Time travel, art school and being a more awesome you

As I seem to frequently start with, I have to confess that this week has been incredibly busy! I know I say this in most posts but I’m a busy lady and I love the girl boss and art hustler life I’ve created for myself. From a pretty early point in my working life, I have realised that I’m really good at organising and coordinating multiple timelines at once. I often attributed these skills to my time at art school, which you don’t often hear. For me, art school was about a lot of discoveries but in particular, realising that no one is ever going to pay me money to just make my art. This meant that I had to be resourceful and organised because if I wanted to spend my time making art, that meant that the rest of my life had to run like clockwork and I had to be as switched on as a Swiss Army knife.

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A flashback to my Edinburgh hustler hub. The bar did not distract me from the work at hand.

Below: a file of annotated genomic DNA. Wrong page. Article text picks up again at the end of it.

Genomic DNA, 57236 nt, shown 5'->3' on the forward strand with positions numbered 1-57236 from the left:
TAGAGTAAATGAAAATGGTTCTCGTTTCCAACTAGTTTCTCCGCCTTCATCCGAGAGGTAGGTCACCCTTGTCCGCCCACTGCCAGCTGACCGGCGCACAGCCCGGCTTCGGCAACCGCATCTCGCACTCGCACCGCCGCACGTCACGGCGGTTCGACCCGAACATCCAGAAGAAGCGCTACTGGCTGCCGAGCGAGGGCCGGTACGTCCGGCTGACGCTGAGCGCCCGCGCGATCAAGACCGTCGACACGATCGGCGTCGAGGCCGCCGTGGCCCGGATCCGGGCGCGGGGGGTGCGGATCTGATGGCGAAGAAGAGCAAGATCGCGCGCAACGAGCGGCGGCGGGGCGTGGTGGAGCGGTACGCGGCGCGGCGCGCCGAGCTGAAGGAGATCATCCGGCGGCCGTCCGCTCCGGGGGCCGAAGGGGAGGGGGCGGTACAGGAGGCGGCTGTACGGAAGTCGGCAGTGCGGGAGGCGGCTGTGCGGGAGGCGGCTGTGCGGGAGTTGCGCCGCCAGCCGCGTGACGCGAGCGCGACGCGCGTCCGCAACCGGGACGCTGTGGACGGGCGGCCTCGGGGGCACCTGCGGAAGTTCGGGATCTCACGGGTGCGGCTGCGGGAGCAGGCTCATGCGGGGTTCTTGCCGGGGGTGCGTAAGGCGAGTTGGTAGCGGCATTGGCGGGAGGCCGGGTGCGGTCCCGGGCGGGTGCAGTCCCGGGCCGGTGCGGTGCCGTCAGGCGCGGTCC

Sure I spent my fair share of time at the pub and other fun uni social things but I never turned in a paper or a body of work in late, failed anything and, not once, did I ask for an extension. This is true for my four years of undergrad and my master’s degree. Now that I’ve proclaimed myself a point of authority, let me tell you about the time I almost failed.

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My lovely art hustler assistant in my Melbourne home office.

I did once submit a piece of art work in my first year of art school that was a last minute hack job but then I had to defend it during a group crit. A crit is formally known as a critique, this is a continuous exercise in art school where you are to present your work to your peers and seniors and are forced to defend it until they run out of rotten tomatoes to throw at you. Most people don’t like this part of art school, but I loved it because it meant that as long as I could spin the question around in a way that suited my agenda, I was never wrong. Perhaps I should have gone into politics. Anyway, back to that one time I submitted something I did last minute and half-assed, I was so embarrassed. Trying to defend something I put no effort into was a bit of a life changing moment for me as I never wanted to be in the place again. I never wanted to sign my name to a poorly done job and so I have never left anything till last minute again!